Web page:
Have you been feeling some tension in your life lately? If your answer is yes, then that’s actually a good thing.
Viktor Frankl, celebrated Austrian psychiatrist and Holocaust survivor, went through the gruesome and tragic experience of slave labor at Nazi concentration camps, including Auschwitz. He ended up losing his wife, parents, and other family members in these camps as well.
Frankl mainly survived because of tension. When he first arrived at Auschwitz, he was forced to surrender his unpublished manuscript on logotherapy. Over the course of his time in the four concentration camps in which he was held captive, Frankl realized that he badly wanted to rewrite this manuscript, and further, that he wanted to write another manuscript to discuss human psychology within such camps. Frankl focused his thoughts toward the manuscript when he found himself struggling and used it as a way to keep himself motivated to stay alive. For instance, when one of his camps was infected with typhoid, Frankl wrote keywords from his manuscript on scraps of paper in order to keep his mind active and alert. In other words, his unfinished work is what kept him sane and inclined towards survival.
In the second half of his book Man’s Search for Meaning, Frankl uses the manuscript to symbolize hope for the future and emphasizes the importance of having something outside of oneself to live for. He explains the significance of tension in these words: “Thus it can be seen that mental health is based on a certain degree of tension, the tension between what one has already achieved and what one still ought to accomplish, or the gap between what one is and what one should become. Such a tension is inherent in the human being and therefore is indispensable to mental well-being. We should not, then, be hesitant about challenging man with a potential meaning for him to fulfill. It is only thus that we evoke his will to meaning from its state of latency. I consider it a dangerous misconception of mental hygiene to assume that what man needs in the first place is equilibrium or, as it is called in biology “homeostasis”, i.e., a tensionless state. What man actually needs is not a tensionless state but rather the striving and struggling for a worthwhile goal, a freely chosen task. What he needs is not the discharge of tension at any cost but the call of a potential meaning waiting to be fulfilled by him.”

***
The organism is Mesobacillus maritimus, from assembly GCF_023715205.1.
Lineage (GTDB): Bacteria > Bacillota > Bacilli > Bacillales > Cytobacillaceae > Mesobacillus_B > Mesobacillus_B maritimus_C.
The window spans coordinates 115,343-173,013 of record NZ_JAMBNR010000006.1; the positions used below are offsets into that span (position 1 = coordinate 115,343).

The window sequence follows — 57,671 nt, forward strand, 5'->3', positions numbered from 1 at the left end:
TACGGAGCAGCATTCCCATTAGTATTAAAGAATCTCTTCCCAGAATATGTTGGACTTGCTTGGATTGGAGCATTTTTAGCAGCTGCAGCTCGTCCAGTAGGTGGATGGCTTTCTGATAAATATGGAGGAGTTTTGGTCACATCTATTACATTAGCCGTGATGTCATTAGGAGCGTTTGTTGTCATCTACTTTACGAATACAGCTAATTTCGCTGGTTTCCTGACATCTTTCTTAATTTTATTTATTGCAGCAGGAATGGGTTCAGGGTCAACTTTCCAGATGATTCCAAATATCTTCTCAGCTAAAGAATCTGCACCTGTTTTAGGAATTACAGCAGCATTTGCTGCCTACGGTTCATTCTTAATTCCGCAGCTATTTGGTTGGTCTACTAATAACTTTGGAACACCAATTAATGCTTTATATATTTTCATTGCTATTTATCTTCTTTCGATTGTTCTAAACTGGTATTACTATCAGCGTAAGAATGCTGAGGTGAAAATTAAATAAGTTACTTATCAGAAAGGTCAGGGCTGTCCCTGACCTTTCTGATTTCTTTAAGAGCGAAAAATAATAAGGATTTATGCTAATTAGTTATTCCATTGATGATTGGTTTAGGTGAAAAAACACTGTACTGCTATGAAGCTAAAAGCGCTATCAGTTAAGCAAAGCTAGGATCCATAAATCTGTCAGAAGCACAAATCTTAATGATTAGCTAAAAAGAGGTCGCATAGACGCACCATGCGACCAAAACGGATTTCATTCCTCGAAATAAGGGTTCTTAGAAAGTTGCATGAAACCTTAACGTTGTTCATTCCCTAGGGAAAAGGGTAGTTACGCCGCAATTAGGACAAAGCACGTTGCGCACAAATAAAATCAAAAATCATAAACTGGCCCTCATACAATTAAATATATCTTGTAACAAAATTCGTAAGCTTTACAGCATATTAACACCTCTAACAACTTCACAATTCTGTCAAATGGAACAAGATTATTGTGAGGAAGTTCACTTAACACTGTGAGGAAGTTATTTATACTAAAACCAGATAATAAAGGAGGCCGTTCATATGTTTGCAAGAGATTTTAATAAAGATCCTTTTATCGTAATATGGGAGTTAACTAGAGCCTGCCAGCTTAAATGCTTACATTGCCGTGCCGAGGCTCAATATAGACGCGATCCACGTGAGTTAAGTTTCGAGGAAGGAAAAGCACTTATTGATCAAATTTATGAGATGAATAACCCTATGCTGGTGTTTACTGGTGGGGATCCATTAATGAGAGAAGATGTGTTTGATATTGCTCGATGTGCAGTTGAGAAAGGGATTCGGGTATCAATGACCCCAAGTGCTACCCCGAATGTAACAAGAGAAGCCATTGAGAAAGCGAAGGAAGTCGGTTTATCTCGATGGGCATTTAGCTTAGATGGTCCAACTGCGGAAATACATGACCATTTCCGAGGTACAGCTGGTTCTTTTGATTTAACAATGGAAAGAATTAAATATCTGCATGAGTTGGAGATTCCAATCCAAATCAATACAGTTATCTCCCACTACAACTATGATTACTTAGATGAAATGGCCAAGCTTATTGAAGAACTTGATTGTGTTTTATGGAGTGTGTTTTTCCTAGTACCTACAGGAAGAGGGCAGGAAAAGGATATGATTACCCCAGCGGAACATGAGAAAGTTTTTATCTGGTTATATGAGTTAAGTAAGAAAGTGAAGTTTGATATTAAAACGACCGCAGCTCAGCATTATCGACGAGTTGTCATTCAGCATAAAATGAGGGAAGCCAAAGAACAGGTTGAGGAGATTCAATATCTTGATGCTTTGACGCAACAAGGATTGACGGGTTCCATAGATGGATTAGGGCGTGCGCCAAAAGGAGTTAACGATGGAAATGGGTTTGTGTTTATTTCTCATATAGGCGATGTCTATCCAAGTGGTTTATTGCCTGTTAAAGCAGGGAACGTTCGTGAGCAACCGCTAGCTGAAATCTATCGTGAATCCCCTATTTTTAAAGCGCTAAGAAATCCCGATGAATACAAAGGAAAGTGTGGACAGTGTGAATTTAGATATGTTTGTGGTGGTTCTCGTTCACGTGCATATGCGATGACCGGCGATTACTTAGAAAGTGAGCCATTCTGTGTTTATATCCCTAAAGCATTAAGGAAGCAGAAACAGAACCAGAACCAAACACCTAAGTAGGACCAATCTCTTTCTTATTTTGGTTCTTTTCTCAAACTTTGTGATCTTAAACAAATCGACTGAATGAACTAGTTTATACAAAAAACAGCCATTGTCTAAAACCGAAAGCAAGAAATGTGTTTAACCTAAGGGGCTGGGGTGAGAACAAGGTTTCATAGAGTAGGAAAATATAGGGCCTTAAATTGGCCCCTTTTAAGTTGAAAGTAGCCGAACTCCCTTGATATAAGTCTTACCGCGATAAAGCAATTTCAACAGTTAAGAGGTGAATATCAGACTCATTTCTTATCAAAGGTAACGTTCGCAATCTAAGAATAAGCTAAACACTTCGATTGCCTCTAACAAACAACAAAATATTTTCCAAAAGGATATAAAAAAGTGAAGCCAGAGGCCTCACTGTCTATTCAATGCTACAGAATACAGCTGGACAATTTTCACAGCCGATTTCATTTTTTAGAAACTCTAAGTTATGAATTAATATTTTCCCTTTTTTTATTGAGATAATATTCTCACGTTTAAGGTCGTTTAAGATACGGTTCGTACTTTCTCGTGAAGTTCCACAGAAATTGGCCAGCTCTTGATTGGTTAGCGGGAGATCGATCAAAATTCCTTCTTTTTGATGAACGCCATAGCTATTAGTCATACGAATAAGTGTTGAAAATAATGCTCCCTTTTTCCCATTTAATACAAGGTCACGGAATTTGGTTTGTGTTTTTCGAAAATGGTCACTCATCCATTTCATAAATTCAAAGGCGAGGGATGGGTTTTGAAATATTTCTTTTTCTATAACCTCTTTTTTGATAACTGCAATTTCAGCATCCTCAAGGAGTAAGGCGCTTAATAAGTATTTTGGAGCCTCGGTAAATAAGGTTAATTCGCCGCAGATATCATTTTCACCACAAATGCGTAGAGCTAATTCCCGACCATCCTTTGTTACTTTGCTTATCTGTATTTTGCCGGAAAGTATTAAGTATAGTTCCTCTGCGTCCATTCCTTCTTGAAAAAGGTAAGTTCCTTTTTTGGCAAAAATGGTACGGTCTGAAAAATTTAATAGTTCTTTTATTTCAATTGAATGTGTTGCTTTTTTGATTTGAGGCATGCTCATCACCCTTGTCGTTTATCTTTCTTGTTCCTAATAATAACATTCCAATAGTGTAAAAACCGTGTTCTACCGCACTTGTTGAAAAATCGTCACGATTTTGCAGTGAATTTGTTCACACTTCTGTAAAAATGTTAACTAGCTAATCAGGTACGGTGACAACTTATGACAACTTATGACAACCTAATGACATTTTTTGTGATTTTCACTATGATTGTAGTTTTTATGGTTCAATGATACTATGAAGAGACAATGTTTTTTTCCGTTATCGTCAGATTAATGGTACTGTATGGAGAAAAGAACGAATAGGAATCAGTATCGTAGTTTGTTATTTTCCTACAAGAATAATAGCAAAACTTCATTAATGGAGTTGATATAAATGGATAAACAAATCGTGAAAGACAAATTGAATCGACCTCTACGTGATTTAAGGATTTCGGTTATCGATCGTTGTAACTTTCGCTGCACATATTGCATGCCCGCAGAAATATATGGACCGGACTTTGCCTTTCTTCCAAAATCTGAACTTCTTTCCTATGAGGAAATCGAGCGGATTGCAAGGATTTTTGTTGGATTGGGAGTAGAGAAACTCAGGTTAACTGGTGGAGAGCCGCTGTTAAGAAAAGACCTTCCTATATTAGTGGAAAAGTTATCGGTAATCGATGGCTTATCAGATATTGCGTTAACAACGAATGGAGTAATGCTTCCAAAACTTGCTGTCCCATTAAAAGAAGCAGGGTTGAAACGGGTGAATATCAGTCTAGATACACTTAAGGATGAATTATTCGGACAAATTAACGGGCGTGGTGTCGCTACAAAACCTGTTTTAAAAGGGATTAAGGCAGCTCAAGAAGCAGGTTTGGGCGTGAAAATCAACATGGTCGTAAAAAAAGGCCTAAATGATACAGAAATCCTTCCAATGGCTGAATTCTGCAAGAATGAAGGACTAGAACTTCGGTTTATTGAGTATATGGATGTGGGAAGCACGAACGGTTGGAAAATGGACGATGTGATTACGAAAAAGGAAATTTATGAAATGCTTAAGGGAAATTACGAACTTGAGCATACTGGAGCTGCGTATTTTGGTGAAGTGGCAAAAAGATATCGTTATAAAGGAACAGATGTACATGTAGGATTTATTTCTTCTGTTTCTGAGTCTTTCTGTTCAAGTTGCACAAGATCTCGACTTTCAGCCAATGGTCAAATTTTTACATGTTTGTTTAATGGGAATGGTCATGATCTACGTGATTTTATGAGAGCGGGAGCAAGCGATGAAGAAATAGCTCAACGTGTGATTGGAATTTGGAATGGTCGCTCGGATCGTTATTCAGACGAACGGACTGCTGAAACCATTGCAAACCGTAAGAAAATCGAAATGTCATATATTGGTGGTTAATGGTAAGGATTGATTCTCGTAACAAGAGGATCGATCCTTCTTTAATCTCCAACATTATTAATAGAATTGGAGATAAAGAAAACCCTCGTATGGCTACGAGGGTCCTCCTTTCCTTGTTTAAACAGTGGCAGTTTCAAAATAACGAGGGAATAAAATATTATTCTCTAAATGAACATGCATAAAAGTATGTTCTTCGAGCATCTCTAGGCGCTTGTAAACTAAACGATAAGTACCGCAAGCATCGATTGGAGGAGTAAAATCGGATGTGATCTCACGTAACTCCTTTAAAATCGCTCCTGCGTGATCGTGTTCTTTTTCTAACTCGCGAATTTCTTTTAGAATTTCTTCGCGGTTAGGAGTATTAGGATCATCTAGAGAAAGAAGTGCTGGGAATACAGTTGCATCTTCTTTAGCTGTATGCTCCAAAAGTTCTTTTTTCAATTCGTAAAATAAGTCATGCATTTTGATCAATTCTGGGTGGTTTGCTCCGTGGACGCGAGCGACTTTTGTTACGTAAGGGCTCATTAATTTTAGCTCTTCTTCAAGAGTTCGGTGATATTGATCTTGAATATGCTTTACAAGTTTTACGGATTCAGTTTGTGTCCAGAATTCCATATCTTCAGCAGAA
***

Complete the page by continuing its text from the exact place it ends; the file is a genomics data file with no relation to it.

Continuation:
Tension is your friend. Tension is what keeps you alive and wants you to grow and become better.
Absence of tension leads to an existential vacuum that breeds boredom and complacency. And the need to escape boredom and apathy further manifests as depression, drug and alcohol addiction, aggression, and acts of violence and crime. Frankl clarifies that all these acts are essentially the outcomes of the human quest to fulfill the “desire to find meaning in life.”
Perceive tension as an advantage, not an obstacle. As Darren Hardy remarks, “If there is tension in your life… if there is some deep worry about living a worthy life, then [that’s] good, that tension and worry is a part of a well-lived, high achieving life.”
Instead of despising and dreading tension, start thriving on it. Because it’s crucial for attracting extraordinary success and living an exceptional life enriched with meaning and purpose.